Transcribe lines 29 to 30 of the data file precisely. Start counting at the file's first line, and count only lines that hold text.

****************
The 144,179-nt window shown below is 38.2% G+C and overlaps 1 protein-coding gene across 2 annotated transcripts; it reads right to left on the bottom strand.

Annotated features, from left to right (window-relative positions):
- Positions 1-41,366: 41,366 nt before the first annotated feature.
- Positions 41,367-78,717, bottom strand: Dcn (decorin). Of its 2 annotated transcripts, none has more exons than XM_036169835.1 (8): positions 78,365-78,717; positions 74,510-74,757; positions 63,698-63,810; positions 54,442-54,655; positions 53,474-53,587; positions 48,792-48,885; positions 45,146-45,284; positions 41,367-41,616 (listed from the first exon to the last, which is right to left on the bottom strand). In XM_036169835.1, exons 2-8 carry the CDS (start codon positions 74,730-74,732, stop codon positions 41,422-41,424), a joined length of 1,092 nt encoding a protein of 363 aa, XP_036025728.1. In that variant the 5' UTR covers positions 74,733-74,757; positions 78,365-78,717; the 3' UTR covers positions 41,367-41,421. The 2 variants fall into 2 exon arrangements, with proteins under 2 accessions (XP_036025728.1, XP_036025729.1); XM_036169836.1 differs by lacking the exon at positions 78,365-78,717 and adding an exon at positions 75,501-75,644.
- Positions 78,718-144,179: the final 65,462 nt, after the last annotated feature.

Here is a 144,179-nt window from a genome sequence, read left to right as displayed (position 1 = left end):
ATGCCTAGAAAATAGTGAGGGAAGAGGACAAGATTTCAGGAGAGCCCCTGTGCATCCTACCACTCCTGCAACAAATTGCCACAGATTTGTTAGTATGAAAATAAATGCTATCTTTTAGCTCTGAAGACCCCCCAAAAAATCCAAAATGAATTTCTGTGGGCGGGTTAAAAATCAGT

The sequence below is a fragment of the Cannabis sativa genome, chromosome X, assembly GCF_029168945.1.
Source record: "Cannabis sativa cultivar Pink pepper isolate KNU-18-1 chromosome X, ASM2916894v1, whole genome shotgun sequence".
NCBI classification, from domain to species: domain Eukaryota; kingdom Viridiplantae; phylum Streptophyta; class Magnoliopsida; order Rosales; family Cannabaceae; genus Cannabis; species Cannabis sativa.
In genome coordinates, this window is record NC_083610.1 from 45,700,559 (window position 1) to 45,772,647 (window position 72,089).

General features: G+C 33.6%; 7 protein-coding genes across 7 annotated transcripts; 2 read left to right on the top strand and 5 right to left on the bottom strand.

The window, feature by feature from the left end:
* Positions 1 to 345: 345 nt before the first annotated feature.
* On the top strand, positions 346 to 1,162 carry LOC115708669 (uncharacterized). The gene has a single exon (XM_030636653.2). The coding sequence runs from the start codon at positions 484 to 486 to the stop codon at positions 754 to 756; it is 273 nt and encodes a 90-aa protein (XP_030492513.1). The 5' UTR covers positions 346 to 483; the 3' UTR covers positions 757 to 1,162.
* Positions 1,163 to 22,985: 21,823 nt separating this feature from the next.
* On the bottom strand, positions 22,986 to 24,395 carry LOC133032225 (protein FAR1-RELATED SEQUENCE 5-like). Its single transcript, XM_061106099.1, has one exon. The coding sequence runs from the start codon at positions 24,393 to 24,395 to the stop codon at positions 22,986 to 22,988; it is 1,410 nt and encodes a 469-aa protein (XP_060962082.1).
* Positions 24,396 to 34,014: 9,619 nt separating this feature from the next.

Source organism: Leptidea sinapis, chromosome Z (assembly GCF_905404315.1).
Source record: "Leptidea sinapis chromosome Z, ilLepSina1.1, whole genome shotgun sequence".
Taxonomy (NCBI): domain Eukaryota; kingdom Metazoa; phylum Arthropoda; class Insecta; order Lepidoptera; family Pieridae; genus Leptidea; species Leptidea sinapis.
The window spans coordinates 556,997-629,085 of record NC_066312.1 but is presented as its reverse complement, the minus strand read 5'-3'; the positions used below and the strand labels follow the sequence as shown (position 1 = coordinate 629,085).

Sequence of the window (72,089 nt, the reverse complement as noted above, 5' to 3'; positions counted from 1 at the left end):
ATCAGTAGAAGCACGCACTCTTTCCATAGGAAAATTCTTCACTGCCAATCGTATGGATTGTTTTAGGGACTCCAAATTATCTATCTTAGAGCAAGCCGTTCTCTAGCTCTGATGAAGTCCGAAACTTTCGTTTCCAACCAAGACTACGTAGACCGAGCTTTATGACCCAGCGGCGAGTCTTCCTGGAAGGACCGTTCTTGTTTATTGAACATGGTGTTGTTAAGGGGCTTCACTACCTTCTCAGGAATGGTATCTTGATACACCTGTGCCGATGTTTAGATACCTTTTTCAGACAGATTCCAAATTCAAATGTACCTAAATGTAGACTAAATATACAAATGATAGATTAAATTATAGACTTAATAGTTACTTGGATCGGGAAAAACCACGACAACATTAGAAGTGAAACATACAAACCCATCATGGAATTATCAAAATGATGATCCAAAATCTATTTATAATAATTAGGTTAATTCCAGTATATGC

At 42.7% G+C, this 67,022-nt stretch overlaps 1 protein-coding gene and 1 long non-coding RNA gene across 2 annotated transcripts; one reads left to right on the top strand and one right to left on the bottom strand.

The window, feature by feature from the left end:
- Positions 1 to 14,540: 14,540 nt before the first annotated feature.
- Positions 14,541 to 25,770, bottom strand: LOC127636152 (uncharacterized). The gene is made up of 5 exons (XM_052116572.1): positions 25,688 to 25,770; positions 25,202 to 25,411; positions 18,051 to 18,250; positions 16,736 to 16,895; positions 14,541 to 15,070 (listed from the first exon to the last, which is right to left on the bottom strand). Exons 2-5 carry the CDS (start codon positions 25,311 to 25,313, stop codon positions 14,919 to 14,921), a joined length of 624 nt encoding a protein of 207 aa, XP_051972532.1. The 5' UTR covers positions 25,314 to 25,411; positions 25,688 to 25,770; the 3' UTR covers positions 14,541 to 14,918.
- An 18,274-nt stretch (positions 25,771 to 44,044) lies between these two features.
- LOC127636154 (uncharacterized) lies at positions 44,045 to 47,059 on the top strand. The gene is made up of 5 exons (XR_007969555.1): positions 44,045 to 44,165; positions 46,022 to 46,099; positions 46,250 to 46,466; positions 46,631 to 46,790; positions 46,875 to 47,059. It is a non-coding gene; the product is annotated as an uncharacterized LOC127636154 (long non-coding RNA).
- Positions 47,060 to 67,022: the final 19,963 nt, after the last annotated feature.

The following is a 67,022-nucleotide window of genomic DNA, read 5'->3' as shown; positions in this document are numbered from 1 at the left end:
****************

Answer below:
- An 18,274-nt stretch (positions 25,771 to 44,044) lies between these two features.
- LOC127636154 (uncharacterized) lies at positions 44,045 to 47,059 on the top strand. The gene is made up of 5 exons (XR_007969555.1): positions 44,045 to 44,165; positions 46,022 to 46,099; positions 46,250 to 46,466; positions 46,631 to 46,790; positions 46,875 to 47,059. It is a non-coding gene; the product is annotated as an uncharacterized LOC127636154 (long non-coding RNA).